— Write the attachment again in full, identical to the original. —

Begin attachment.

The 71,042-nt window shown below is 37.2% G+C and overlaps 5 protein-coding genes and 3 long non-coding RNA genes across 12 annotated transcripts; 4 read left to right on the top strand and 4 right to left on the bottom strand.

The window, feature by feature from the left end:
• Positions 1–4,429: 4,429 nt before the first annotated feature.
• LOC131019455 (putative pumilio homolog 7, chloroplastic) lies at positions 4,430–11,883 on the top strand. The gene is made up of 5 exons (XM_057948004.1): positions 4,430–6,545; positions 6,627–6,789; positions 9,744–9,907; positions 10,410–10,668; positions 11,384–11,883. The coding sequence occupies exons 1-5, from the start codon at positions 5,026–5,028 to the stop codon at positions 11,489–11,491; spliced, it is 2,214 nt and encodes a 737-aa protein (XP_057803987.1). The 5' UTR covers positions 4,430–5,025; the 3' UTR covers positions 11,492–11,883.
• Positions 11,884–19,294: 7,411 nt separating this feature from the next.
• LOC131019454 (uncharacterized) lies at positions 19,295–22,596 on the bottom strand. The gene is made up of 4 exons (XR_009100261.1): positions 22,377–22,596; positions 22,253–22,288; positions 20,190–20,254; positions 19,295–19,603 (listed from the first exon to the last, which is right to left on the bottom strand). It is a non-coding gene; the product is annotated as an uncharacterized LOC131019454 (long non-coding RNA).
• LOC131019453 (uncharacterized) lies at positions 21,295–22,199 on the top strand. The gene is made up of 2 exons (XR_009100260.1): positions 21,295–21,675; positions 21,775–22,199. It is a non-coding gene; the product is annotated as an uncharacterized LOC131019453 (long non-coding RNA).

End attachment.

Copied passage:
The 71,042-nt window shown below is 37.2% G+C and overlaps 5 protein-coding genes and 3 long non-coding RNA genes across 12 annotated transcripts; 4 read left to right on the top strand and 4 right to left on the bottom strand.

The window, feature by feature from the left end:
• Positions 1–4,429: 4,429 nt before the first annotated feature.
• LOC131019455 (putative pumilio homolog 7, chloroplastic) lies at positions 4,430–11,883 on the top strand. The gene is made up of 5 exons (XM_057948004.1): positions 4,430–6,545; positions 6,627–6,789; positions 9,744–9,907; positions 10,410–10,668; positions 11,384–11,883. The coding sequence occupies exons 1-5, from the start codon at positions 5,026–5,028 to the stop codon at positions 11,489–11,491; spliced, it is 2,214 nt and encodes a 737-aa protein (XP_057803987.1). The 5' UTR covers positions 4,430–5,025; the 3' UTR covers positions 11,492–11,883.
• Positions 11,884–19,294: 7,411 nt separating this feature from the next.
• LOC131019454 (uncharacterized) lies at positions 19,295–22,596 on the bottom strand. The gene is made up of 4 exons (XR_009100261.1): positions 22,377–22,596; positions 22,253–22,288; positions 20,190–20,254; positions 19,295–19,603 (listed from the first exon to the last, which is right to left on the bottom strand). It is a non-coding gene; the product is annotated as an uncharacterized LOC131019454 (long non-coding RNA).
• LOC131019453 (uncharacterized) lies at positions 21,295–22,199 on the top strand. The gene is made up of 2 exons (XR_009100260.1): positions 21,295–21,675; positions 21,775–22,199. It is a non-coding gene; the product is annotated as an uncharacterized LOC131019453 (long non-coding RNA).